Gold flecks produced by the art-science experiment "The Great Work of the Metal Lover," by Adam Brown, MSU associate professor of electronic art and intermedia. Photo: G.L. Kohuth.
At a time when the value of gold has reached an all-time high, Michigan State University researchers have discovered a bacterium’s ability to withstand incredible amounts of toxicity is key to creating 24-karat gold.
"Microbial alchemy is what we're doing—transforming gold from something that has no value into a solid, precious metal that's valuable," says Kazem Kashefi, assistant professor of microbiology and molecular genetics.
He and Adam Brown, associate professor of electronic art and intermedia, found the metal-tolerant bacteria Cupriavidus metallidurans can grow on massive concentrations of gold chloride—or liquid gold, a toxic chemical compound found in nature.
In fact, the bacteria are at least 25 times stronger than previously reported among scientists, the researchers determined in their art installation, "The Great Work of the Metal Lover," which uses a combination of biotechnology, art and alchemy to turn liquid gold into 24-karat gold. The artwork contains a portable laboratory made of 24-karat gold-plated hardware, a glass bioreactor and the bacteria, a combination that produces gold in front of an audience.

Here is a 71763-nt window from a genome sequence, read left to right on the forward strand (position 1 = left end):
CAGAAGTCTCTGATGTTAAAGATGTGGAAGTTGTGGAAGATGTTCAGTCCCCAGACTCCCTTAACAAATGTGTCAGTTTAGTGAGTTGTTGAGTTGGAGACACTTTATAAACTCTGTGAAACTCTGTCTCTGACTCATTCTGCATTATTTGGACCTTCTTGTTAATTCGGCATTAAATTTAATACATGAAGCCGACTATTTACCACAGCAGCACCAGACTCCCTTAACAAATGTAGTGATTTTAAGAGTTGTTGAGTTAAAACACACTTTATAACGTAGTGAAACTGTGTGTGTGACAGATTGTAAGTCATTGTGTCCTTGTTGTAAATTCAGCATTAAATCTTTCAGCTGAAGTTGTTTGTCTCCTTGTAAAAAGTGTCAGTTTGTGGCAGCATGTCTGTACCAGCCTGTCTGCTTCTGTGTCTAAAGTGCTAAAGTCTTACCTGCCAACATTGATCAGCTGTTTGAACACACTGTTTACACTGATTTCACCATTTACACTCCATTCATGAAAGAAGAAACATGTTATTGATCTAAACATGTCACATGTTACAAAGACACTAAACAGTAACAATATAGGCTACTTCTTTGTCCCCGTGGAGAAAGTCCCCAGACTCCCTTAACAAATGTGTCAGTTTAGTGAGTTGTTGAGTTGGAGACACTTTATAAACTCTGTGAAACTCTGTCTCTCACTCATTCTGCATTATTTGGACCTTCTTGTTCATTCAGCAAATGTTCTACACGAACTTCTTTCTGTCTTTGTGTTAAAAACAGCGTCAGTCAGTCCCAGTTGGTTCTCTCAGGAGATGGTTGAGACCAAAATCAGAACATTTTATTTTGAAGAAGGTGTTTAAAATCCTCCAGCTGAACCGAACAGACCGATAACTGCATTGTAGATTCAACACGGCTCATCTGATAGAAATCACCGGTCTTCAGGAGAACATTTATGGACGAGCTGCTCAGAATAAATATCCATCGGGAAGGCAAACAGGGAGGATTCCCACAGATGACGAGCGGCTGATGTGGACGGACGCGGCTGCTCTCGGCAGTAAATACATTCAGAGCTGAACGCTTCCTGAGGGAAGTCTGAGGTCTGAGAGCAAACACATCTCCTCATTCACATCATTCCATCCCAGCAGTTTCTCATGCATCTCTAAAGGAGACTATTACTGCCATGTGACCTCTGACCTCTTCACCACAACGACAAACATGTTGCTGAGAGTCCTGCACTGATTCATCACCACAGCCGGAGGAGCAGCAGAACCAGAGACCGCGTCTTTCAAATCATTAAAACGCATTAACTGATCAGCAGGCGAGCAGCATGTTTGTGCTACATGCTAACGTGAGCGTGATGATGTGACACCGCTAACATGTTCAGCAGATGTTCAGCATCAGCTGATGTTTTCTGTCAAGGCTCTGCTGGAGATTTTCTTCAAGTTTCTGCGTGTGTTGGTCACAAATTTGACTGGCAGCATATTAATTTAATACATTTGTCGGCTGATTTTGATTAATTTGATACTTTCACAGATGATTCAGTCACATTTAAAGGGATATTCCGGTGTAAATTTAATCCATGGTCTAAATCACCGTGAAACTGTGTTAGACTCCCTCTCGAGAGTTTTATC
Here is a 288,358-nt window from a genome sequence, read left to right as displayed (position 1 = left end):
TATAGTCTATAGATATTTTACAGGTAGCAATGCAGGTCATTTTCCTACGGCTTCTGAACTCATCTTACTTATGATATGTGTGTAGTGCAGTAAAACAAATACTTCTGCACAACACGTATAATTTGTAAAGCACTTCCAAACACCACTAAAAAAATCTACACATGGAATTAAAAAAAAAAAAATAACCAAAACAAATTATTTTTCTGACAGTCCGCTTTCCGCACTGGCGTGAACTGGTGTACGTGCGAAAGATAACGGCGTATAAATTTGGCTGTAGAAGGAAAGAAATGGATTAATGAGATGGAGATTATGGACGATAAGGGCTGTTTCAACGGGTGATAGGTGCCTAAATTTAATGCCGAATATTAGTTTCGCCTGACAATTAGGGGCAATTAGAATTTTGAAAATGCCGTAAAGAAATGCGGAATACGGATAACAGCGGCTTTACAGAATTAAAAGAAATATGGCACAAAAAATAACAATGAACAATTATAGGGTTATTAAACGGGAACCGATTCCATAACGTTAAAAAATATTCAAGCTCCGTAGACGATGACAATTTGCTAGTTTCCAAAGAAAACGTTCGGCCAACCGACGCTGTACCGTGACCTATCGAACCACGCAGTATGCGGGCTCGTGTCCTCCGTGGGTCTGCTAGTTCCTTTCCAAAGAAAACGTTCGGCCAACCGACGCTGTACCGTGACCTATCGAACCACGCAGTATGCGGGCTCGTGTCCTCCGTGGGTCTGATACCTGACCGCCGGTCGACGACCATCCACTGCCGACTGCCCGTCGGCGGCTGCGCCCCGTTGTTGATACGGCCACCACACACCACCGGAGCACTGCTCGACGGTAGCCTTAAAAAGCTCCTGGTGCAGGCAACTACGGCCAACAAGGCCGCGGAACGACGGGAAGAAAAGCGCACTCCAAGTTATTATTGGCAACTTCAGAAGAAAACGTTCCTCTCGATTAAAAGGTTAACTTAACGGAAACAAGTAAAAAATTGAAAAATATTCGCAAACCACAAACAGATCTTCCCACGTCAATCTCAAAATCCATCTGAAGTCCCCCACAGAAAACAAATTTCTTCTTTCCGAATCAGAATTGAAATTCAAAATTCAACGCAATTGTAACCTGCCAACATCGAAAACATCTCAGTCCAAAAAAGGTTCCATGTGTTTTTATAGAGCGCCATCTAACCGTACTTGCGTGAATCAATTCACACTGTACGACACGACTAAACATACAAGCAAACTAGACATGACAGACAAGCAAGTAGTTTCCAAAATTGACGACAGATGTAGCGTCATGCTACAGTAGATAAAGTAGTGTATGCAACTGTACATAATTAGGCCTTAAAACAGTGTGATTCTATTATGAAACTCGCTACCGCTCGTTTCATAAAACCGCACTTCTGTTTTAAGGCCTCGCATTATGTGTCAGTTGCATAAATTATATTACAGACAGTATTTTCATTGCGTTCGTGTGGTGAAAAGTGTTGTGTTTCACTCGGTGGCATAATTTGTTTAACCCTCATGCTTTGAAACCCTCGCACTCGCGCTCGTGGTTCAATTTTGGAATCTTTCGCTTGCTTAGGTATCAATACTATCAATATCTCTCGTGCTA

Brown and Kashefi fed the bacteria unprecedented amounts of gold chloride, mimicking the process they believe happens in nature. In about a week, the bacteria transformed the toxins and produced a gold nugget.
"The Great Work of the Metal Lover" uses a living system as a vehicle for artistic exploration, Brown says.
In addition, the artwork consists of a series of images made with a scanning electron microscope. Using ancient gold illumination techniques, Brown applied 24-karat gold leaf to regions of the prints where a bacterial gold deposit had been identified so that each print contains some of the gold produced in the bioreactor.
"This is neo-alchemy. Every part, every detail of the project is a cross between modern microbiology and alchemy," Brown says. "Science tries to explain the phenomenological world. As an artist, I'm trying to create a phenomenon. Art has the ability to push scientific inquiry."
It would be cost prohibitive to reproduce their experiment on a larger scale, he says. But the researchers' success in creating gold raises questions about greed, economy and environmental impact, focusing on the ethics related to science and the engineering of nature.
"Art has the ability to probe and question the impact of science in the world, and 'The Great Work of the Metal Lover' speaks directly to the scientific preoccupation while trying to shape and bend biology to our will within the postbiological age," Brown says.
Source: Michigan State University